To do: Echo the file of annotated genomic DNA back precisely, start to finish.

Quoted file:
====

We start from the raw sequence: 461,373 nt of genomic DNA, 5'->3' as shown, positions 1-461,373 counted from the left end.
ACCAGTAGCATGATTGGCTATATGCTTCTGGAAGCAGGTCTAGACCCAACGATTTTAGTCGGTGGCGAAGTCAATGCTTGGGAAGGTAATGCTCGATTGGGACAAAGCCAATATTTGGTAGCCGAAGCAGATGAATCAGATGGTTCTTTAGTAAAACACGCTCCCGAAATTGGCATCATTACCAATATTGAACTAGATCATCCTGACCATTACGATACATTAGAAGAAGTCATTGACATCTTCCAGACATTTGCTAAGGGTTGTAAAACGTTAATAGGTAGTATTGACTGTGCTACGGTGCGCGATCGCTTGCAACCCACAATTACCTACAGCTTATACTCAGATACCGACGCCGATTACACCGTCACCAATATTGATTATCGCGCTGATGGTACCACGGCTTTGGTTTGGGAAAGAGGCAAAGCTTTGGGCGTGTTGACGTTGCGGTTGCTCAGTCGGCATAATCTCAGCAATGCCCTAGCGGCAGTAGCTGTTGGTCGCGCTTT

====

We start from the raw sequence: 461,373 nt of genomic DNA, 5'->3' as shown, positions 1-461,373 counted from the left end.
ACCAGTAGCATGATTGGCTATATGCTTCTGGAAGCAGGTCTAGACCCAACGATTTTAGTCGGTGGCGAAGTCAATGCTTGGGAAGGTAATGCTCGATTGGGACAAAGCCAATATTTGGTAGCCGAAGCAGATGAATCAGATGGTTCTTTAGTAAAACACGCTCCCGAAATTGGCATCATTACCAATATTGAACTAGATCATCCTGACCATTACGATACATTAGAAGAAGTCATTGACATCTTCCAGACATTTGCTAAGGGTTGTAAAACGTTAATAGGTAGTATTGACTGTGCTACGGTGCGCGATCGCTTGCAACCCACAATTACCTACAGCTTATACTCAGATACCGACGCCGATTACACCGTCACCAATATTGATTATCGCGCTGATGGTACCACGGCTTTGGTTTGGGAAAGAGGCAAAGCTTTGGGCGTGTTGACGTTGCGGTTGCTCAGTCGGCATAATCTCAGCAATGCCCTAGCGGCAGTAGCTGTTGGTCGCGCTTT